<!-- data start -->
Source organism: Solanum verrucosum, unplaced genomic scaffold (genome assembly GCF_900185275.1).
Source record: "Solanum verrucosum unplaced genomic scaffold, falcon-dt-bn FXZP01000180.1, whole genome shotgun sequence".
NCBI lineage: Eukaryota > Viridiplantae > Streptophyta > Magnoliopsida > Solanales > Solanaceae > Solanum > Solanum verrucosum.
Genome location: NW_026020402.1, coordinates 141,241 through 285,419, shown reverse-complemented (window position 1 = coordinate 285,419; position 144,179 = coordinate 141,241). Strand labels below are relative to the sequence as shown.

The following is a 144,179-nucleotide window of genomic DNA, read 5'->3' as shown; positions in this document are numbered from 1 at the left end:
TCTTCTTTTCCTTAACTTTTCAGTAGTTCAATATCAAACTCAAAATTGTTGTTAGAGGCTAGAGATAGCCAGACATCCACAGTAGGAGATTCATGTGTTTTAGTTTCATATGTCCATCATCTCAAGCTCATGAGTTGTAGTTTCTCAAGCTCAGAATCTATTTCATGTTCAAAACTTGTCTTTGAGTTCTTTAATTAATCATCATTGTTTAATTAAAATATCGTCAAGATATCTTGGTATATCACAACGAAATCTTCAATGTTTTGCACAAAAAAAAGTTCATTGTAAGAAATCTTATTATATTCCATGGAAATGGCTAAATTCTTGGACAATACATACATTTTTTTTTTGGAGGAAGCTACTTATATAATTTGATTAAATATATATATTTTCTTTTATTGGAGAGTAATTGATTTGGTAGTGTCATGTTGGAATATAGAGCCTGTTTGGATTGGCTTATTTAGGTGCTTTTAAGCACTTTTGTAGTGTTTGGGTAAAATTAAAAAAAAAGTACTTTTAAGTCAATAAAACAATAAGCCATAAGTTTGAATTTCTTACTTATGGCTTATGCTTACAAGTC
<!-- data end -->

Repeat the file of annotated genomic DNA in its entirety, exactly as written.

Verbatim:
Source organism: Solanum verrucosum, unplaced genomic scaffold (genome assembly GCF_900185275.1).
Source record: "Solanum verrucosum unplaced genomic scaffold, falcon-dt-bn FXZP01000180.1, whole genome shotgun sequence".
NCBI lineage: Eukaryota > Viridiplantae > Streptophyta > Magnoliopsida > Solanales > Solanaceae > Solanum > Solanum verrucosum.
Genome location: NW_026020402.1, coordinates 141,241 through 285,419, shown reverse-complemented (window position 1 = coordinate 285,419; position 144,179 = coordinate 141,241). Strand labels below are relative to the sequence as shown.

The following is a 144,179-nucleotide window of genomic DNA, read 5'->3' as shown; positions in this document are numbered from 1 at the left end:
TCTTCTTTTCCTTAACTTTTCAGTAGTTCAATATCAAACTCAAAATTGTTGTTAGAGGCTAGAGATAGCCAGACATCCACAGTAGGAGATTCATGTGTTTTAGTTTCATATGTCCATCATCTCAAGCTCATGAGTTGTAGTTTCTCAAGCTCAGAATCTATTTCATGTTCAAAACTTGTCTTTGAGTTCTTTAATTAATCATCATTGTTTAATTAAAATATCGTCAAGATATCTTGGTATATCACAACGAAATCTTCAATGTTTTGCACAAAAAAAAGTTCATTGTAAGAAATCTTATTATATTCCATGGAAATGGCTAAATTCTTGGACAATACATACATTTTTTTTTTGGAGGAAGCTACTTATATAATTTGATTAAATATATATATTTTCTTTTATTGGAGAGTAATTGATTTGGTAGTGTCATGTTGGAATATAGAGCCTGTTTGGATTGGCTTATTTAGGTGCTTTTAAGCACTTTTGTAGTGTTTGGGTAAAATTAAAAAAAAAGTACTTTTAAGTCAATAAAACAATAAGCCATAAGTTTGAATTTCTTACTTATGGCTTATGCTTACAAGTC